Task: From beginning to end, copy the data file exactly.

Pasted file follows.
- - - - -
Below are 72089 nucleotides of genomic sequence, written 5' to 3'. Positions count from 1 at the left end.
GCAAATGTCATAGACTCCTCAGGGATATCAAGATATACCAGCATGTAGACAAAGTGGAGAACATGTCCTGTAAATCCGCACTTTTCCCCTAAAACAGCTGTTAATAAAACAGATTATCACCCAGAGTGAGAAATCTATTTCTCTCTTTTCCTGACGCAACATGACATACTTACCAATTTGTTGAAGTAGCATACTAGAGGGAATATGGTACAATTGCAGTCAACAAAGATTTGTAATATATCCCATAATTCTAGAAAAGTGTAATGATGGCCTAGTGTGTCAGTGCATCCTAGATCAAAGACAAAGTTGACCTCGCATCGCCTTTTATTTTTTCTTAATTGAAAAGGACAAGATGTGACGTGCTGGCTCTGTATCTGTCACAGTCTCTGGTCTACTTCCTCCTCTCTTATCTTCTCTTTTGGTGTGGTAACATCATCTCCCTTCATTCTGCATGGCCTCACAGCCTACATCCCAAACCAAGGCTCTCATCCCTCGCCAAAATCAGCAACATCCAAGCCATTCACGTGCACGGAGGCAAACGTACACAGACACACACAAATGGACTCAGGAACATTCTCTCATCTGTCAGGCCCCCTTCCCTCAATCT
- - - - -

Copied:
Below are 72089 nucleotides of genomic sequence, written 5' to 3'. Positions count from 1 at the left end.
GCAAATGTCATAGACTCCTCAGGGATATCAAGATATACCAGCATGTAGACAAAGTGGAGAACATGTCCTGTAAATCCGCACTTTTCCCCTAAAACAGCTGTTAATAAAACAGATTATCACCCAGAGTGAGAAATCTATTTCTCTCTTTTCCTGACGCAACATGACATACTTACCAATTTGTTGAAGTAGCATACTAGAGGGAATATGGTACAATTGCAGTCAACAAAGATTTGTAATATATCCCATAATTCTAGAAAAGTGTAATGATGGCCTAGTGTGTCAGTGCATCCTAGATCAAAGACAAAGTTGACCTCGCATCGCCTTTTATTTTTTCTTAATTGAAAAGGACAAGATGTGACGTGCTGGCTCTGTATCTGTCACAGTCTCTGGTCTACTTCCTCCTCTCTTATCTTCTCTTTTGGTGTGGTAACATCATCTCCCTTCATTCTGCATGGCCTCACAGCCTACATCCCAAACCAAGGCTCTCATCCCTCGCCAAAATCAGCAACATCCAAGCCATTCACGTGCACGGAGGCAAACGTACACAGACACACACAAATGGACTCAGGAACATTCTCTCATCTGTCAGGCCCCCTTCCCTCAATCT